Date: 31 Jul 15 - 06:31 AM

This is hardly a traditional source but Peggy Seeger once recorded a North American version of WR&TCB. It was on Tom Paley/Peggy Seeger/Claudia Paley. Who's Going to Shoe Your Pretty Little Foot? Who's Going To Glove Your Hand?. Topic 12T 113. Released c1964,

She called it Loving Reilly and I don't think the sleeve notes said where she got it, but I'll check when I go downstairs for my lunch.


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Subject: RE: Willy Reilly and the Colleen Bawn - oral versions?
From: GUEST,Nick Dow
Date: 31 Jul 15 - 06:49 AM

Thanks Jim and Fred, that's a lot of reading. I am flat out at the BBC at the moment, with BROADSTAIRS and WHITBY festivals coming up I need to get a few programmes in the can. I am home for about three hours this afternoon, so I'll try to post those verses.


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Subject: RE: Willy Reilly and the Colleen Bawn - oral versions?
From: GUEST,Nick Dow
Date: 31 Jul 15 - 10:15 AM

although a little confused these are the words Sam Gorman sings....
Oh it was on a pleasant morning in the burning time of spring
Just as the cheerful songsters in comfort they did sing.
But the primroses and daisies they spangled every lawn
And in another I espied my own sweet Colleen Bawn

............... said to her now will you listen pretty maid
you have so pierced you've torn my heart of that I'm much afraid
Unless you cure my anguish, it's now had its dawn
Oh you'll have no Willie Reilly for his own sweet Colleen Bawn

Now two horses we got ready now all in a silent night
And its wanting of a remedy we quickly took a flight
but her father followed after us with his strong arm band
and it's taken was poor Reilly and lodged in Sligo town

Now its if kind fortune now once more will set me free.
In this prison where I lie up in my love I'll surely see
My love is so faithful true and despise her father's corn
But its yet I'll wed her life instead she's her own sweet colleen Bawn

Oh there is a ring amongst them I'll allow yourself to wear
Its let in with precious diamonds and filled with gold and pearls
As you will think of my sweet heart when you are far away.


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Subject: RE: Willy Reilly and the Colleen Bawn - oral versions?
From: GUEST,Fred McCormick
Date: 31 Jul 15 - 10:31 AM

Right. Been there. Checked that. Peggy does give her source for this song. It turns out to be Sharp, English Folk Songs From The Southern Appalachians, Vol 2, page 81. The singer in question was one Mrs Moore, from Ruban Co., Georgia. Sharp and Karpeles noted it on May 1st 1909.

Apropos of absolutely bugger all. The tune which Peggy uses, and which I think is widely associated with Willie Reilly, was also used by Jim Garland for The Death of Harry Sims. Peggy recorded WR in 1964. By coincidence(?)In 1957, when Ewan MacColl composed the songs for the Ballad of John Axon, he used the Harry Sims tune for the main song; the one which starts off "John Axon was a railwayman, to steam trains born and bred". Which leaves me wondering, who taught the tune to whom?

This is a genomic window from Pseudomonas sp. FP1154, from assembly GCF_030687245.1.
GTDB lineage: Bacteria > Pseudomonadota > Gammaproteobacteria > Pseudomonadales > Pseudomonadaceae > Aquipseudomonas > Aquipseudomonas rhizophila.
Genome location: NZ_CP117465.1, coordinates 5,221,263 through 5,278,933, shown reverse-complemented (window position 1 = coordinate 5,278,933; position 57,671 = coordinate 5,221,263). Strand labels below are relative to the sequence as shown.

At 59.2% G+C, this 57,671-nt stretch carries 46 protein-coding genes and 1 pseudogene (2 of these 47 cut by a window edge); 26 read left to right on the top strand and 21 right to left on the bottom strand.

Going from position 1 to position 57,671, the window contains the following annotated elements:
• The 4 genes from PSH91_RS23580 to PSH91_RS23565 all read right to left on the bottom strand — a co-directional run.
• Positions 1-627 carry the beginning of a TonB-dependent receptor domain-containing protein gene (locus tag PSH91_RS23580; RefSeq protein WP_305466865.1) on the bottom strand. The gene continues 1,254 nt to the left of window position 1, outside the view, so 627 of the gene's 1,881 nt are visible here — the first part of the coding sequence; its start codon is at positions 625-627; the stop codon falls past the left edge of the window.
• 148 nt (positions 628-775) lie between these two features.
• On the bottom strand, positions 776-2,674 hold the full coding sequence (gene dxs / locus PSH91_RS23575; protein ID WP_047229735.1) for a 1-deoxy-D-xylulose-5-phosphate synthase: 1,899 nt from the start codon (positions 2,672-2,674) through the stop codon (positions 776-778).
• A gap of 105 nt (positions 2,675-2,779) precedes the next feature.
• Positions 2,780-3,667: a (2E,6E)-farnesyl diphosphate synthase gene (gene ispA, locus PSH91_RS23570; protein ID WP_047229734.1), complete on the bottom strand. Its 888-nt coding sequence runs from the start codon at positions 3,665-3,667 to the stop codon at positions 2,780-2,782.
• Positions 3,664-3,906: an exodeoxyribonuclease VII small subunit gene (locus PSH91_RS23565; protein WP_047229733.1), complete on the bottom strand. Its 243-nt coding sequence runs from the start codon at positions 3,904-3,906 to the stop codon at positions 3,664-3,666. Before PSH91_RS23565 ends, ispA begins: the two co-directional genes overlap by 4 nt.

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Subject: RE: Willy Reilly and the Colleen Bawn - oral versions?
From: Steve Gardham
Date: 31 Jul 15 - 10:36 AM

Fred,
That's the well-known trial song, a sequel to Nick's song.


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Subject: RE: Willy Reilly and the Colleen Bawn - oral versions?
From: Steve Gardham
Date: 31 Jul 15 - 10:43 AM

Nick, If you haven't already got a full text try the Bodleian Broadside Ballad website and either type in the title box 'Willy Reily's Courtship with Cooleen Bawn' or reference Harding B28 (36). This is a Liverpool printed version but I haven't got any copies of the earlier versions to hand. They all have 13 verses and I doubt if they vary much anyway. The only other print copies I have are American and later.


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Subject: RE: Willy Reilly and the Colleen Bawn - oral versions?
From: GUEST,Fred McCormick.
Date: 31 Jul 15 - 10:49 AM

Steve. Shit, you're quite right. Still, at least nobody can say I didn't try.


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Subject: RE: Willy Reilly and the Colleen Bawn - oral versions?
From: GUEST,Nick Dow
Date: 31 Jul 15 - 01:24 PM

And many thanks for that Fred and Steve


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Subject: RE: Willy Reilly and the Colleen Bawn - oral versions?
From: GUEST,Mike Yates
Date: 01 Aug 15 - 12:10 PM

Fred, Sharp & Karples were not in the Mountains on May 1st 1909. This song was collected by Olive Dame Campbell and passed on to Sharp when then later met.


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Subject: RE: Willy Reilly and the Colleen Bawn - oral versions?
From: GUEST,Fred McCormick
Date: 02 Aug 15 - 07:54 AM

Mike, you're quite right of course. Jeez, I'm having a bad time of it lately.


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Subject: RE: Willy Reilly and the Colleen Bawn - oral versions?
From: Steve Gardham
Date: 02 Aug 15 - 09:32 AM

Fred,
We're all getting older. Easily done! Having said that Mudcat has an uncanny knack of spotting all those little slips.


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Subject: RE: Willy Reilly and the Colleen Bawn - oral versions?
From: GUEST,John Moulden
Date: 03 Aug 15 - 09:32 AM

Roly Brown considered the origins and variations of these songs and the William Carleton telling of the story in articles in Musical Traditions: 213 & 216. With my help, he took account of as many of the Irish printings and of as much as possible of the local tradition regarding this.


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Subject: RE: Willy Reilly and the Colleen Bawn - oral versions?
From: Steve Gardham
Date: 03 Aug 15 - 09:46 AM

Thanks, John,
Both Nick and I should have remembered that one. We're both part of the website. Apologies to Roly.

Nick, it's on the Mustrad website. Should be easy to find.


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Subject: RE: Willy Reilly and the Colleen Bawn - oral versions?
From: AmyLove
Date: 13 Nov 16 - 01:35 PM

You can listen to the Peggy Seeger version of Willie Reilly here and look at the lyrics and some remarks Seeger made about the song here.